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#### A Simple Near-Optimal Subdivision Algorithm for Complex Root Isolation based on the Pellet Test and Newton Iteration

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##### Fulltext (public)

arXiv:1509.06231.pdf

(Preprint), 869KB

##### Supplementary Material (public)

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##### Citation

Becker, R., Sagraloff, M., Sharma, V., & Yap, C. (2016). A Simple Near-Optimal Subdivision Algorithm for Complex Root Isolation based on the Pellet Test and Newton Iteration. Retrieved from http://arxiv.org/abs/1509.06231.

Cite as: http://hdl.handle.net/11858/00-001M-0000-002B-02B8-2

##### Abstract

We describe a subdivision algorithm for isolating the complex roots of a
polynomial $F\in\mathbb{C}[x]$. Our model assumes that each coefficient of $F$
has an oracle to return an approximation to any absolute error bound. Given any
box $\mathcal{B}$ in the complex plane containing only simple roots of $F$, our
algorithm returns disjoint isolating disks for the roots in $\mathcal{B}$.
Our complexity analysis bounds the absolute error to which the coefficients
of $F$ have to be provided, the total number of iterations, and the overall bit
complexity. This analysis shows that the complexity of our algorithm is
controlled by the geometry of the roots in a near neighborhood of the input box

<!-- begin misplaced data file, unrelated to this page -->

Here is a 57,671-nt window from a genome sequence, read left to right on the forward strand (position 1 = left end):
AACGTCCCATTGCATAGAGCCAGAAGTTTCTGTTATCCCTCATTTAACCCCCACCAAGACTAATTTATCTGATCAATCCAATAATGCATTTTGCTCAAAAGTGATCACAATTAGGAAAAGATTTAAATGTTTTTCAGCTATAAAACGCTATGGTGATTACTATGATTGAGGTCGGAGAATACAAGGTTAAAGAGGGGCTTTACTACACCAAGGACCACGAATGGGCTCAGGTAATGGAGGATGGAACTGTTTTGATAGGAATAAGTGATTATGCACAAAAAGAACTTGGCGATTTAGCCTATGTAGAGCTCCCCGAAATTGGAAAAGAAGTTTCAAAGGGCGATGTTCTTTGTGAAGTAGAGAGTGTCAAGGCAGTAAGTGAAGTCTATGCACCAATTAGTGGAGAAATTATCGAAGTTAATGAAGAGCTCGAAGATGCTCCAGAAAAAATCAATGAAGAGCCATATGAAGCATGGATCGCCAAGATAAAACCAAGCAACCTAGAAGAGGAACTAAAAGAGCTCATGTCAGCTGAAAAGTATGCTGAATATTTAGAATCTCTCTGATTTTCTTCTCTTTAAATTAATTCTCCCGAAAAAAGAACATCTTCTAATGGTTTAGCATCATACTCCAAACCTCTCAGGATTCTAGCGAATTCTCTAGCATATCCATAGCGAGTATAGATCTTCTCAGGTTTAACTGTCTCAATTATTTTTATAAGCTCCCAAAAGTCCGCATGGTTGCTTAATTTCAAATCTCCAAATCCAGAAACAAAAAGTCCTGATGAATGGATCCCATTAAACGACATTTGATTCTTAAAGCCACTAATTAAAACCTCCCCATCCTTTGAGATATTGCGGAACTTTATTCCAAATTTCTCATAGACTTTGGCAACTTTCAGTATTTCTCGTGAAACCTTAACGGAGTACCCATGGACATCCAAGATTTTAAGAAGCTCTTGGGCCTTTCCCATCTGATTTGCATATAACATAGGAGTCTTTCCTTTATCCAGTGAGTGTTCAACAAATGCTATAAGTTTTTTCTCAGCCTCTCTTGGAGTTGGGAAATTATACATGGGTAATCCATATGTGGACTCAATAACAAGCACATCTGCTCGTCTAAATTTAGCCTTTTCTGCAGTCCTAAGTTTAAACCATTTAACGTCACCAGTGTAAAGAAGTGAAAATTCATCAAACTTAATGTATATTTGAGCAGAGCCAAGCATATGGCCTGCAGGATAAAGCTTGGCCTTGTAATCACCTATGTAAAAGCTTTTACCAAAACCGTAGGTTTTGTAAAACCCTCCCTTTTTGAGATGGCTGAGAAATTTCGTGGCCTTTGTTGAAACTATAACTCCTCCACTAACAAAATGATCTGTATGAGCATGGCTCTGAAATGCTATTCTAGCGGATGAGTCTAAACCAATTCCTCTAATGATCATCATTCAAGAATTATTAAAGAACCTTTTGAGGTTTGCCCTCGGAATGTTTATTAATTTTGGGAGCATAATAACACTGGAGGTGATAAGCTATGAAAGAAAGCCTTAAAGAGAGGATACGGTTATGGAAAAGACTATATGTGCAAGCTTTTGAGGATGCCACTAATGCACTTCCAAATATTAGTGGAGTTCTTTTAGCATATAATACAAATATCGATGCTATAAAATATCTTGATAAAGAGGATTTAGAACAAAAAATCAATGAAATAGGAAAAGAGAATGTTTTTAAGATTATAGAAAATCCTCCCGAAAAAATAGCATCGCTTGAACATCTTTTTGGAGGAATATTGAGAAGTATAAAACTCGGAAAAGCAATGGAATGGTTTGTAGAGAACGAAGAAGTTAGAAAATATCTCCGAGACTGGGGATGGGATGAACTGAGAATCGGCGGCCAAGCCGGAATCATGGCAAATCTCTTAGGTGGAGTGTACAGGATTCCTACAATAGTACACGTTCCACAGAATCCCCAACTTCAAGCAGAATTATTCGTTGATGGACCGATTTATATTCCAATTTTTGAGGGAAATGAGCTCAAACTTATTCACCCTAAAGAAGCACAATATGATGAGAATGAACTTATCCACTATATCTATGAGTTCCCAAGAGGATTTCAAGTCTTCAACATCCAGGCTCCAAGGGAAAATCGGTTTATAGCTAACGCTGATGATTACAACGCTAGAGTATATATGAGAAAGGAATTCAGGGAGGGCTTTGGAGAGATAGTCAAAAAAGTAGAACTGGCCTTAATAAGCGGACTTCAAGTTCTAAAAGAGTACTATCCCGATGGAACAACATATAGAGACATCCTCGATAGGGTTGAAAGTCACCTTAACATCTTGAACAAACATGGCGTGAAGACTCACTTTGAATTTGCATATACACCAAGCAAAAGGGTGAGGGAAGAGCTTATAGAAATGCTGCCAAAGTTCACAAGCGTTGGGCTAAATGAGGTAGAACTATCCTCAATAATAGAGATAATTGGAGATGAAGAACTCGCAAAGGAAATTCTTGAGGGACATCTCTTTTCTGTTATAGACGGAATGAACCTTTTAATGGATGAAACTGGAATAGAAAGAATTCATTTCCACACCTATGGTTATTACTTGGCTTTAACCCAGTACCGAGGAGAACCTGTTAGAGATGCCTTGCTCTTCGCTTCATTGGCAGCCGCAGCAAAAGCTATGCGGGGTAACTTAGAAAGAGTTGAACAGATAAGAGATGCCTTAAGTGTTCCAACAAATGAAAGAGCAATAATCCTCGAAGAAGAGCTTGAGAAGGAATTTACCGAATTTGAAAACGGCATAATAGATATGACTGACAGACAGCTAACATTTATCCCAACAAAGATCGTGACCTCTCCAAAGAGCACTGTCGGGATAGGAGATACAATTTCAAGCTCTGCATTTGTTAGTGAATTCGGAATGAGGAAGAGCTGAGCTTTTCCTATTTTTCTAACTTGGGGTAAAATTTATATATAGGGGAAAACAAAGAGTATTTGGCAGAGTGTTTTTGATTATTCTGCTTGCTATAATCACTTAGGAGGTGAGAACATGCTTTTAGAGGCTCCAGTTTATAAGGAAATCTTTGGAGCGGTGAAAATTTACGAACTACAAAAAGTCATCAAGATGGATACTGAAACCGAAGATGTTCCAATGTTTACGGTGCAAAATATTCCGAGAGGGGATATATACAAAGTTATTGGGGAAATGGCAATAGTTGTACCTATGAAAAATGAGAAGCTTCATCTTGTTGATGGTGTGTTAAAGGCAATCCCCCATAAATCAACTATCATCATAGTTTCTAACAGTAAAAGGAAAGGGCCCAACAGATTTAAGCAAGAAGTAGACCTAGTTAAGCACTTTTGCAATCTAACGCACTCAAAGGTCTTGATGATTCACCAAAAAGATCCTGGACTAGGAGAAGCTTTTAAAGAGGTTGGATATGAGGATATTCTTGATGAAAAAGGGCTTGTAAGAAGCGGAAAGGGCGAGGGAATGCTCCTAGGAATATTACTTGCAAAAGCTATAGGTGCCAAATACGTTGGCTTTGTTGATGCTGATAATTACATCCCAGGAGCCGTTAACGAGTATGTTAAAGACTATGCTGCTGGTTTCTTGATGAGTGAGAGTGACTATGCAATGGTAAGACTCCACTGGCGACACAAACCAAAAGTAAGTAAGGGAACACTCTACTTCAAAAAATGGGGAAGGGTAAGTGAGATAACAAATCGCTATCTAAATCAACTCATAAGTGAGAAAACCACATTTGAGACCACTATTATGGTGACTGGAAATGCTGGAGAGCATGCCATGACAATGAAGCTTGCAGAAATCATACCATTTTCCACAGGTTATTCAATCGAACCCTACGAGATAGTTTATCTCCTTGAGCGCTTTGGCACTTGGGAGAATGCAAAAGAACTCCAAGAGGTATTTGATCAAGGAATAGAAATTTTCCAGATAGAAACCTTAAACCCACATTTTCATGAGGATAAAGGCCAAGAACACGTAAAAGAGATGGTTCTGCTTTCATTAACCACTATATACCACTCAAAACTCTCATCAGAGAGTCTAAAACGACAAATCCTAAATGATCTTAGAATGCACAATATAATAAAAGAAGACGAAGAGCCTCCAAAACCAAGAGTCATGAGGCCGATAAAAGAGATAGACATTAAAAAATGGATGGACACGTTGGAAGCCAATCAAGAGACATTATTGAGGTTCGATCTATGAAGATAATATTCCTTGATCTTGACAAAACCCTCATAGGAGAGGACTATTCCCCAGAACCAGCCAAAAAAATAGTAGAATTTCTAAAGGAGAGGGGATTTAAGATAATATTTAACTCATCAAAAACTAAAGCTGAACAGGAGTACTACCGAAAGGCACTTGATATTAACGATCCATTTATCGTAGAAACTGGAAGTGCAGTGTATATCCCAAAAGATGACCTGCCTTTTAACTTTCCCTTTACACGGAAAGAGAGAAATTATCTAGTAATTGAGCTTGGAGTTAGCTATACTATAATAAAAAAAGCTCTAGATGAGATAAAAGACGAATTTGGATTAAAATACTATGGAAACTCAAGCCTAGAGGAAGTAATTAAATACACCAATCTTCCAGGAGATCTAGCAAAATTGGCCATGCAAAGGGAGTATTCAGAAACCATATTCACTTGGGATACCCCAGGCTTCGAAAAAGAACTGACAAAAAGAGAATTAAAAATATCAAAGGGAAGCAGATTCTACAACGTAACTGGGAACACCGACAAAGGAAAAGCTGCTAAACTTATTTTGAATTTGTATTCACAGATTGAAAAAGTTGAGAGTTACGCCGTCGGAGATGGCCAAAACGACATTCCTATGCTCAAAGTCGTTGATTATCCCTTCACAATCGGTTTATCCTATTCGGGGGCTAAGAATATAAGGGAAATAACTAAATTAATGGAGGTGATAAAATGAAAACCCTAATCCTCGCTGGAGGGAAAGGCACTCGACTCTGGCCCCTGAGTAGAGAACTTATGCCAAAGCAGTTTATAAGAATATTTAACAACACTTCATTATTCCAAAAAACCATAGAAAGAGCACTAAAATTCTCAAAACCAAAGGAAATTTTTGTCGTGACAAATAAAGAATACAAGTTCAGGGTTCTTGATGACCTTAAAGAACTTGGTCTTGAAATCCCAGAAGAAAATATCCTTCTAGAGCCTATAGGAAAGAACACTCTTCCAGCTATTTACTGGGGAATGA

$\mathcal{B}$, namely, the number of roots and their pairwise distances. The
number of subdivision steps is near-optimal. For the \emph{benchmark problem},
namely, to isolate all the roots of an integer polynomial of degree $n$ with
coefficients of bitsize less than $\tau$, our algorithm needs
$\tilde{O}(n^3+n^2\tau)$ bit operations, which is comparable to the record
bound of Pan (2002). It is the first time that such a bound has been achieved
using subdivision methods, and independent of divide-and-conquer techniques
such as Sch\"onhage's splitting circle technique.
Our algorithm uses the quadtree construction of Weyl (1924) with two key
ingredients: using Pellet's Theorem (1881) combined with Graeffe iteration, we
derive a soft test to count the number of roots in a disk. Using Newton
iteration combined with bisection, in a form inspired by the quadratic interval
method from Abbot (2006), we achieve quadratic convergence towards root
clusters. Relative to the divide-conquer algorithms, our algorithm is simple
with the potential of being practical. This paper is self-contained: we provide
pseudo-code for all subroutines used by our algorithm.